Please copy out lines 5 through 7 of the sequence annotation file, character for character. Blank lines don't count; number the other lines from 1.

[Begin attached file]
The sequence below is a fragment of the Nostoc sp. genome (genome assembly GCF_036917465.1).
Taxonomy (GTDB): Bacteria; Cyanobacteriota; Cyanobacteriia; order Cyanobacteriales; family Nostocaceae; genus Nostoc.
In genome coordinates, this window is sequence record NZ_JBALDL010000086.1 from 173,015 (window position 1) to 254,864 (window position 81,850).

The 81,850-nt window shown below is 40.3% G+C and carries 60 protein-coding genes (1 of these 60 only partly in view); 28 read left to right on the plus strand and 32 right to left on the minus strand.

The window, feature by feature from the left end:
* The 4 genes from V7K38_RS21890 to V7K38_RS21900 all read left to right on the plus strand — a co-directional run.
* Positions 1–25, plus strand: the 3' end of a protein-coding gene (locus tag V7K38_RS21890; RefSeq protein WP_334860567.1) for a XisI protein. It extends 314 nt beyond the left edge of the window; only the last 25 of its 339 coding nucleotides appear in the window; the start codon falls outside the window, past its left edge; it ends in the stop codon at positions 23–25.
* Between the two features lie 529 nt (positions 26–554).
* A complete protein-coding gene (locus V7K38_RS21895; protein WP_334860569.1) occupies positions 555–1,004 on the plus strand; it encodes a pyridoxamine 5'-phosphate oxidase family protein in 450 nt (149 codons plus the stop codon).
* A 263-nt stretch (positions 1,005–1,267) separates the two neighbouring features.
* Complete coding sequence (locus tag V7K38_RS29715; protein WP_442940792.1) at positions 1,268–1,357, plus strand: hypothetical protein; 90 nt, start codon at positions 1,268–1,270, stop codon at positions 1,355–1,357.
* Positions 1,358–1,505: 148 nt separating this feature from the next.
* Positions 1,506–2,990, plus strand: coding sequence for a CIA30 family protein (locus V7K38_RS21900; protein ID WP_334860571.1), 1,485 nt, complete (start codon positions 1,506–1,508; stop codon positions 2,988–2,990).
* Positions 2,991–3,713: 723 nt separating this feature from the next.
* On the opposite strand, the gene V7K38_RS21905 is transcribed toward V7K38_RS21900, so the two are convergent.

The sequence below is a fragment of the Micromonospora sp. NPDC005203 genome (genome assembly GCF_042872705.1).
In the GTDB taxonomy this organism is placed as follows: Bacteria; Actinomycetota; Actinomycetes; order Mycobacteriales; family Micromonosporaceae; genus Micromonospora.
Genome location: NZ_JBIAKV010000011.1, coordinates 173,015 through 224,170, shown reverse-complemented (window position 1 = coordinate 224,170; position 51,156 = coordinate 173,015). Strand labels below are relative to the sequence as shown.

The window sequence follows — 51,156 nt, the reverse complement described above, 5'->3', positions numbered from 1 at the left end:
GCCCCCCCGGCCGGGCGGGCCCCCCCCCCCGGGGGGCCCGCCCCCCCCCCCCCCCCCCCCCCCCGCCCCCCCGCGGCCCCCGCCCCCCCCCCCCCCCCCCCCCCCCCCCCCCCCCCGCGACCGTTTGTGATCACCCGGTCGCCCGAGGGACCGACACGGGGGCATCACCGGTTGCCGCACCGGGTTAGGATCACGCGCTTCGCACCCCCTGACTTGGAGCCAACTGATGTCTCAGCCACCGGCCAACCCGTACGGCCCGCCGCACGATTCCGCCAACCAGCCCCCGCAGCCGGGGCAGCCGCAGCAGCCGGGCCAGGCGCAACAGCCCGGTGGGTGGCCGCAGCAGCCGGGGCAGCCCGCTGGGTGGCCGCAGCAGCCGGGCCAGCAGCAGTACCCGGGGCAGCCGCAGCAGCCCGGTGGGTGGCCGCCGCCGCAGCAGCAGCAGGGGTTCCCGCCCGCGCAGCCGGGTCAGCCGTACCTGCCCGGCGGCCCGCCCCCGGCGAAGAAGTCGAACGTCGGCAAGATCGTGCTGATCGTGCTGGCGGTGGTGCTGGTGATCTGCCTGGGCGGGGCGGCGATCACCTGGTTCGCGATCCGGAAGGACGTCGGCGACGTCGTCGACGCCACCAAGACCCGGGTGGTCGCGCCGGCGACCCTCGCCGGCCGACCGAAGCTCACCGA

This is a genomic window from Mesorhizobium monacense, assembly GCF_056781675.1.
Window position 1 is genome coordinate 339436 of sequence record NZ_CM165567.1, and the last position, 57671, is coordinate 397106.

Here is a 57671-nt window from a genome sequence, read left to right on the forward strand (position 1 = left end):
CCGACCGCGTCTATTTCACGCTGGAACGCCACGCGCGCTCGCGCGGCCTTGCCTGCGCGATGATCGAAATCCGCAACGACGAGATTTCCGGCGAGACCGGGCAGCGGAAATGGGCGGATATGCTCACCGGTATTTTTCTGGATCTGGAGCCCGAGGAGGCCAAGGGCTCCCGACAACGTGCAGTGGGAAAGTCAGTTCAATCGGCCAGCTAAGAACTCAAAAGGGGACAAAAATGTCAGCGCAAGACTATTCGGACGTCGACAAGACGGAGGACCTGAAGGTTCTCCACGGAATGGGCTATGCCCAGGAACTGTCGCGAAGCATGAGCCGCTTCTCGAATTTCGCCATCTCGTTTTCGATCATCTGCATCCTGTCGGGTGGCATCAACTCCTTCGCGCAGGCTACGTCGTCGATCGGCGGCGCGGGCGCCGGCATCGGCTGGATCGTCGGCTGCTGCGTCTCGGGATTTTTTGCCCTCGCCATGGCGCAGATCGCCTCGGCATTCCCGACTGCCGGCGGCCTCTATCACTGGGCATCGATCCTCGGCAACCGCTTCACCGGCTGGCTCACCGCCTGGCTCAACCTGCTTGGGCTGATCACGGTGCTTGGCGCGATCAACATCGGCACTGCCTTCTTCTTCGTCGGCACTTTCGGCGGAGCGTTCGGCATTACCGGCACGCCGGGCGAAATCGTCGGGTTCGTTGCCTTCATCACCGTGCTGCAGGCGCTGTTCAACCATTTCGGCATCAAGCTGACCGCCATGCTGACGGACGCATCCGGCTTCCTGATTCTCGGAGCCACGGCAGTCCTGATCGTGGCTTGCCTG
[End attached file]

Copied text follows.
The window, feature by feature from the left end:
* The 4 genes from V7K38_RS21890 to V7K38_RS21900 all read left to right on the plus strand — a co-directional run.
* Positions 1–25, plus strand: the 3' end of a protein-coding gene (locus tag V7K38_RS21890; RefSeq protein WP_334860567.1) for a XisI protein. It extends 314 nt beyond the left edge of the window; only the last 25 of its 339 coding nucleotides appear in the window; the start codon falls outside the window, past its left edge; it ends in the stop codon at positions 23–25.